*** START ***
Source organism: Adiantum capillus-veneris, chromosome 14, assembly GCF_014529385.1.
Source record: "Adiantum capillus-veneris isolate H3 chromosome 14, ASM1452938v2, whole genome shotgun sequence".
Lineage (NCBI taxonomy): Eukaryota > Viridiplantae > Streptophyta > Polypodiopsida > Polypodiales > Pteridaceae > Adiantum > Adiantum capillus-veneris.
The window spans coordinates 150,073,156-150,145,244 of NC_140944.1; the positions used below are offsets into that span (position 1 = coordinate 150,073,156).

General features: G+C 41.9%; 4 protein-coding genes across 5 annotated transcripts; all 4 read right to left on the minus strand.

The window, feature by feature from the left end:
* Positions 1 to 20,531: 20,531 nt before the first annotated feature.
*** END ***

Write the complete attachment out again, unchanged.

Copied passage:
Source organism: Adiantum capillus-veneris, chromosome 14, assembly GCF_014529385.1.
Source record: "Adiantum capillus-veneris isolate H3 chromosome 14, ASM1452938v2, whole genome shotgun sequence".
Lineage (NCBI taxonomy): Eukaryota > Viridiplantae > Streptophyta > Polypodiopsida > Polypodiales > Pteridaceae > Adiantum > Adiantum capillus-veneris.
The window spans coordinates 150,073,156-150,145,244 of NC_140944.1; the positions used below are offsets into that span (position 1 = coordinate 150,073,156).

General features: G+C 41.9%; 4 protein-coding genes across 5 annotated transcripts; all 4 read right to left on the minus strand.

The window, feature by feature from the left end:
* Positions 1 to 20,531: 20,531 nt before the first annotated feature.